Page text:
SOME rivalries will never die.
Dogs will always chase cats. City and United fans will never drink in the same pub. And I can’t see Trump playing golf with Biden at Turnberry.
In the car world, there’s no bigger rivalry in the UK than Ford v Vauxhall.
Some of you will remember Anglia, Cortina and Escort versus Victor and Viva in the Sixties and Seventies — and the battle between the two has been constant ever since.
Bringing things well and truly up to date, we now have two crossovers: Puma v Mokka.
Puma enjoyed a good first year last year — so much so, it was Britain’s ninth best-selling car, ahead of the Nissan Juke.
It will be interesting to see how Mokka gets on this year because it’s a serious rival — and in some ways, a more attractive car.
Whereas the old Mokka was fugly and didn’t give Ford too much to worry about, this new one will.
Partly because it looks ace but mostly because there’s more choice. You can have petrol, diesel or 100 per cent electric.
Ford won’t have an electric car for the masses until 2023, which gives Vauxhall — thanks to PSA ownership — a serious headstart.
Now let’s talk new Mokka.
At just over four metres long, it has the footprint and innards of a Corsa but rides higher and is without doubt the best-looking Vauxhall for some time.
Especially in SRi trim with its red window stripe, black roof, black badging and 18in bi-colour alloys that spin up like a Catherine wheel. Very similar to the GTX concept we drove in 2018. Tidy.
That full-width “visor” at the front of the car — think motorcycle visor — is the face of every new Vauxhall from now on. It incorporates the lights and sensors, the eyes of the car, and is part of what Brit designer Mark Adams — a top bloke — calls a “visual detox”.
Things get even better inside with a thoroughly modern display panel — housing 12in and 10in screens on higher-spec models — combined with simple buttons and switches for all the things that need buttons and switches. Like volume and lights and air-con and the dastardly lane assist. Take note, VW.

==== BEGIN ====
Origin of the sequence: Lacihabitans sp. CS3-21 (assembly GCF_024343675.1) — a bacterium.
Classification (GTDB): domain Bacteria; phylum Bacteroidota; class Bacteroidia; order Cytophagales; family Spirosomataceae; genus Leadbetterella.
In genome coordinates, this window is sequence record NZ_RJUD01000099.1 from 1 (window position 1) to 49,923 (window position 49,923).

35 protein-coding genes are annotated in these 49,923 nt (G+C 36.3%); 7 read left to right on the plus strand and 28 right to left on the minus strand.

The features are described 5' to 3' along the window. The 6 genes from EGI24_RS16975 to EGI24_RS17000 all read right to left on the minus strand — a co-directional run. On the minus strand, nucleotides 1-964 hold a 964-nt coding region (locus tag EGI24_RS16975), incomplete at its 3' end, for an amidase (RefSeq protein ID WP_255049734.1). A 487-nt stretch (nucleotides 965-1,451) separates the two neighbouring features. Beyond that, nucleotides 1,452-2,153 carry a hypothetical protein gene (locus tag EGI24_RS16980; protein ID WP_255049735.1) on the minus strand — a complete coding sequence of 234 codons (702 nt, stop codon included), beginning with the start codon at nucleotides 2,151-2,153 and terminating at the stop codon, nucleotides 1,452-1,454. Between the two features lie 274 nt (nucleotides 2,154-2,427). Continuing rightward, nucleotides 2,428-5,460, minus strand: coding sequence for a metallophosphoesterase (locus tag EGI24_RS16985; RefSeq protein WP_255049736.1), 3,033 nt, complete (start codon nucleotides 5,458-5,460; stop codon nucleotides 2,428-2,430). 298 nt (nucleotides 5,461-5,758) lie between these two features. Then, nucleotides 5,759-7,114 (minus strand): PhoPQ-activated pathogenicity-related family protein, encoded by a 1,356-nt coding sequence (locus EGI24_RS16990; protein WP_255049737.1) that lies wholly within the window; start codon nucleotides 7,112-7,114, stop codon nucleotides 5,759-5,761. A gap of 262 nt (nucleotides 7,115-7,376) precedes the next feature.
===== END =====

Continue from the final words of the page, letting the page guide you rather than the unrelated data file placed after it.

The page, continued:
Cabin space is good. Visibility is good. Standard kit is good. And it goes well too.
Especially the Mokka-e. Electric cars are smooth and quiet and easy but have a wicked streak — instant torque — which means they can charge off into the distance with a dab of the right foot. The extra weight of the batteries in the floor also gives it good body control.
I actually preferred the EV to the petrol Mokka, which felt a little crashy on big 18in wheels but otherwise is decent. The Puma is better in a hurry.
Something else irritated me. The boot button. Are you kidding me? Some muppet positioned it down low in the number-plate recess which always gets mucky. Which means your fingers always get mucky.
And why no capless fuel filler? Like Ford and others.
Finally, we should talk money.
Key facts: VAUXHALL MOKKA
- Price: £20,375
- Engine: 1.2-litre 3cyl turbo petrol
- Power: 100hp, 205Nm
- 0-60mph: 10.6 secs
- Top speed: 116mph
- Economy: 51mpg
- CO2: 124g/km
- Out: Next month
Key facts: VAUXHALL MOKKA-E
- Price: £30,840
- Battery: 50kWh
- Power: 136hp, 260Nm
- 0-62mph: 8.7 secs
- Top speed: 93mph
- Range: 201 miles
- Out: Next month
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Prices start at £20k for the petrol Mokka, £23k for the sweet-spot SRi and nudging £31k for the Mokka-e.
That’s too much of a jump for my liking but an electric car will save you thousands of pounds in fuel, tax and maintenance costs in the long run, as well as giving you the added glow of being a good citizen. Electric VXR to follow.
So, what are you thinking now? Puma or Mokka? Blue team or red team? Let the battle for your cash commence.
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